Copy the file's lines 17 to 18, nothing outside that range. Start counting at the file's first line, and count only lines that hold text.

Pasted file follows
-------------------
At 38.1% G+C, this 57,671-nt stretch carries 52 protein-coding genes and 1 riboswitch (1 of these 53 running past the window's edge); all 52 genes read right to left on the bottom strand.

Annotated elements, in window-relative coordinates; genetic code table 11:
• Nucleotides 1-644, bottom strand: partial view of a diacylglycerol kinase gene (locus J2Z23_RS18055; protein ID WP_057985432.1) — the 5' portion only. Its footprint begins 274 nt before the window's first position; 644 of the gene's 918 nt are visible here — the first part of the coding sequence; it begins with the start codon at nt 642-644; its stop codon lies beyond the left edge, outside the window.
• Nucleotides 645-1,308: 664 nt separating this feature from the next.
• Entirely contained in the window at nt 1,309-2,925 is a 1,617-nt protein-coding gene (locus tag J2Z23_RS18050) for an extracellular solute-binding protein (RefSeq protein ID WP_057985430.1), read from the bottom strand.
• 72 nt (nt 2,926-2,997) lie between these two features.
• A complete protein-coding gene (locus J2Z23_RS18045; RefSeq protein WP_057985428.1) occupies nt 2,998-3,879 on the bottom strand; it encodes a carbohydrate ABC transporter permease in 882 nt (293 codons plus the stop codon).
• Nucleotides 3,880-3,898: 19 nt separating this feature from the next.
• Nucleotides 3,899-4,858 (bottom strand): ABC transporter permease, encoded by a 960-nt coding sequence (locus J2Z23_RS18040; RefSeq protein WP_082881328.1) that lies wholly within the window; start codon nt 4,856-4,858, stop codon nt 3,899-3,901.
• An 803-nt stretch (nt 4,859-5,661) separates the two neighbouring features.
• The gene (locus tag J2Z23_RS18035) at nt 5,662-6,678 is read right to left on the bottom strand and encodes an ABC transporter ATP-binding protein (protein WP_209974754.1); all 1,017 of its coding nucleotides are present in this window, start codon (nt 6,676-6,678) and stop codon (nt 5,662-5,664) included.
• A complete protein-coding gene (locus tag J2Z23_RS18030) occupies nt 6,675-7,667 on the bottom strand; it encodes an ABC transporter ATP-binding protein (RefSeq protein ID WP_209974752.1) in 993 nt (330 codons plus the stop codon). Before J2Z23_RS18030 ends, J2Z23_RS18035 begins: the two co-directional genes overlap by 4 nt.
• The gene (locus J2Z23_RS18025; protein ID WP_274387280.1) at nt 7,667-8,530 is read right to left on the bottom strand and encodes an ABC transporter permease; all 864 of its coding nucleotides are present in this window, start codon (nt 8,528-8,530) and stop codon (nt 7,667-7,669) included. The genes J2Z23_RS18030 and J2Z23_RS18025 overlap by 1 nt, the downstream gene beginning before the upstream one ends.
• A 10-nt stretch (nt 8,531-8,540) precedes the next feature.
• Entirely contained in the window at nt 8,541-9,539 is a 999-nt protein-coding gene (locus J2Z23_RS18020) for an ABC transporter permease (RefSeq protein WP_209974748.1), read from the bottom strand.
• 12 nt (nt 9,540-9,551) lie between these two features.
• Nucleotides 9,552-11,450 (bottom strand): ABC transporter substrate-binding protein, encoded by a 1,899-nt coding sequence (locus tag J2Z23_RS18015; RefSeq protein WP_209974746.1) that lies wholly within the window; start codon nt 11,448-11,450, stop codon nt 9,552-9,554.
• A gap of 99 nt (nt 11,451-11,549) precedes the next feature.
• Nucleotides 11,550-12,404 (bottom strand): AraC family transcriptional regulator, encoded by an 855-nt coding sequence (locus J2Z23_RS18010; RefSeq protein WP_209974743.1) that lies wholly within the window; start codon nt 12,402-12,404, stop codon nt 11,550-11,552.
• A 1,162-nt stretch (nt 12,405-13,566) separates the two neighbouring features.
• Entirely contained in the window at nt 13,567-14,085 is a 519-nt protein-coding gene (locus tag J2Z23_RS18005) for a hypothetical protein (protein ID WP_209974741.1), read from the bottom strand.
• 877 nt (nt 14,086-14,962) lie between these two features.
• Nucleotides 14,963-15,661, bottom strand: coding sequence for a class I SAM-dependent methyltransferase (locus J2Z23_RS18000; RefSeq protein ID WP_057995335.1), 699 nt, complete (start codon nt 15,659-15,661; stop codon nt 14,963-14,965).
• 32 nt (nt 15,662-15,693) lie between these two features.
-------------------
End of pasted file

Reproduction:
• Nucleotides 9,552-11,450 (bottom strand): ABC transporter substrate-binding protein, encoded by a 1,899-nt coding sequence (locus tag J2Z23_RS18015; RefSeq protein WP_209974746.1) that lies wholly within the window; start codon nt 11,448-11,450, stop codon nt 9,552-9,554.
• A gap of 99 nt (nt 11,451-11,549) precedes the next feature.